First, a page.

To understand what Narcissistic Personality Disorder is and how to spot it, we must first position the disorder within the larger context of mental disorders. Narcissistic Personality Disorder is housed within the Personality Disorders section of the Diagnostic and Statistically Manual of Mental Disorders (DSM-5), including Paranoid Personality Disorder, Antisocial Personality Disorder, Borderline Personality Disorder, and Obsessive-Compulsive Personality Disorder (for a fully comprehensive list, see the DSM-5).
Although Narcissistic Personality Disorder and even the words “narcissistic” and “narcissism” have become widely sensationalized by mainstream media, it is essential to remember that there are critical criteria to meet the official diagnosis.
WHAT ARE THE DIAGNOSTIC CRITERIA FOR NARCISSISTIC PERSONALITY DISORDER
According to the DSM-5, the diagnostic criteria for Narcissistic Personality Disorder require the presence of five or more of the following:
Grandiose sense of self-importance. For example, one might exaggerate their achievements to seem superior to those around.
Preoccupied with fantasies about unlimited power, success, brilliance, beauty, or ideal love. One can become hyper-focused on “long-overdue” admiration of their strength or privileges.
Believes that they are “special” and “unique and can only be “understood” by those with elite social status. For example, one may describe the people in their life as “ordinary.”
Requires excessive admiration. As a result, one may have fragile self-esteem.
Has a sense of entitlement. For example, one may become frustrated by waiting in line because “they should be allowed to skip to the front.”
Is interpersonally exploitative. Often, one may form friendships to advance their own needs or desires.
Lacks empathy. For example, one may be preoccupied with their concerns and have difficulty recognizing the needs or feelings of others.
Is often envious of others and believes others are envious of them. As a result, one may imagine everyone is always looking at them or wishing they could be just like them.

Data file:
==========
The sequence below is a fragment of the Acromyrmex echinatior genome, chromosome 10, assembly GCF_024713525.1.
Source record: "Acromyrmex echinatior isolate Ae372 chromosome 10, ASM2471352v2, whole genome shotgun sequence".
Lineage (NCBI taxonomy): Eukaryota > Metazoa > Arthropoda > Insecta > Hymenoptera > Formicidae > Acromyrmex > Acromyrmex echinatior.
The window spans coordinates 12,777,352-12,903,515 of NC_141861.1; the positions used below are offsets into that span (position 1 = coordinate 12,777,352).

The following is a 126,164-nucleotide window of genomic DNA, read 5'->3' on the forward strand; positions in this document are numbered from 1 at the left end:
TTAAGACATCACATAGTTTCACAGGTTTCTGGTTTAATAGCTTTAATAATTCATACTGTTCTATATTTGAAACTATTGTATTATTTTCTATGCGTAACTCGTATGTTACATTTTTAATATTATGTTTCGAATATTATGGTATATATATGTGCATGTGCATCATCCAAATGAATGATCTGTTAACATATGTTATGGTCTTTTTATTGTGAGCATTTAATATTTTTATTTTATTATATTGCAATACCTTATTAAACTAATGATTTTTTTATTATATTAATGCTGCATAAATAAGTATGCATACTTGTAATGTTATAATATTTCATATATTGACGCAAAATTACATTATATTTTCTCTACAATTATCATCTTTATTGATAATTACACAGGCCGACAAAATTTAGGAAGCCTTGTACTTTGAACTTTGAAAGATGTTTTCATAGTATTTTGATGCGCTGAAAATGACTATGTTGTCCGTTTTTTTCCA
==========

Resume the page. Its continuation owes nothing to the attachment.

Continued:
Shows arrogant behaviors. For example, one may complain about a retail worker being clumsy or stupid for making an understandable mistake or error.
NARCISSISTIC PERSONALITY DISORDER QUICK FACTS
Those with Narcissistic Personality Disorder often have difficulty maintaining relationships, given their need for admiration and disregard for others.
Narcissistic Personality Disorder is estimated to be prevalent among 1-6% of the population.
Of those diagnosed with Narcissistic Personality Disorder, 50-75% are male.
Although traits of Narcissistic Personality Disorder can appear in adolescence, that does not necessarily mean a person would be diagnosed. Given that individuals with Narcissistic Personality Disorder often struggle to adjust to the “aging process,” symptoms usually manifest and become clearer to identify as a person ages post-adolescence.
Narcissistic Personality Disorder has diagnostic criteria similar to Histrionic, Antisocial, and Borderline Personality Disorders; however, the critical feature that separates Narcissistic Personality Disorder from the others is the grandiosity characteristic. In other words, someone with Narcissistic Personality Disorder will uniquely highlight their felt superiority over others. Additionally, individuals with Narcissistic Personality Disorder often have a stable self-image (even if distorted) and lack self-destructive behaviors, which separate the disorder from borderline.
Very little is known about the “cause” of Narcissistic Personality Disorder, however, some research suggests that biological and environmental factors play a role. Some everyday childhood experiences of narcissistic personalities include neglect, abandonment, and physical abuse (White, 2021).
Individuals with Narcissistic Personality Disorder rarely seek help given their generally low self-esteem and inflated ego.